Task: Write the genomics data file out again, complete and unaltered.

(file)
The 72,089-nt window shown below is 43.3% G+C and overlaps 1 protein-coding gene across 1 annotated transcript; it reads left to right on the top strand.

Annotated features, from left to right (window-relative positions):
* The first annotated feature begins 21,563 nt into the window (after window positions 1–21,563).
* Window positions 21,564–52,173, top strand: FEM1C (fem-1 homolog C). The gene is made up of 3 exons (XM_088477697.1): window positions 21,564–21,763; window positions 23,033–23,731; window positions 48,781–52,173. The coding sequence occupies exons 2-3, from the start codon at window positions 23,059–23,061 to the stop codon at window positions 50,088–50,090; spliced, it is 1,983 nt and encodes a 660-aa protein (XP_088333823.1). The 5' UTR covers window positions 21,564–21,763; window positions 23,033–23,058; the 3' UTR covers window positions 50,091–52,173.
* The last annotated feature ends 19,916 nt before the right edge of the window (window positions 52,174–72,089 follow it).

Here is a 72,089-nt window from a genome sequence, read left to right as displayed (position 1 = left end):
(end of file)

The 72,089-nt window shown below is 43.3% G+C and overlaps 1 protein-coding gene across 1 annotated transcript; it reads left to right on the top strand.

Annotated features, from left to right (window-relative positions):
* The first annotated feature begins 21,563 nt into the window (after window positions 1–21,563).
* Window positions 21,564–52,173, top strand: FEM1C (fem-1 homolog C). The gene is made up of 3 exons (XM_088477697.1): window positions 21,564–21,763; window positions 23,033–23,731; window positions 48,781–52,173. The coding sequence occupies exons 2-3, from the start codon at window positions 23,059–23,061 to the stop codon at window positions 50,088–50,090; spliced, it is 1,983 nt and encodes a 660-aa protein (XP_088333823.1). The 5' UTR covers window positions 21,564–21,763; window positions 23,033–23,058; the 3' UTR covers window positions 50,091–52,173.
* The last annotated feature ends 19,916 nt before the right edge of the window (window positions 52,174–72,089 follow it).

Here is a 72,089-nt window from a genome sequence, read left to right as displayed (position 1 = left end):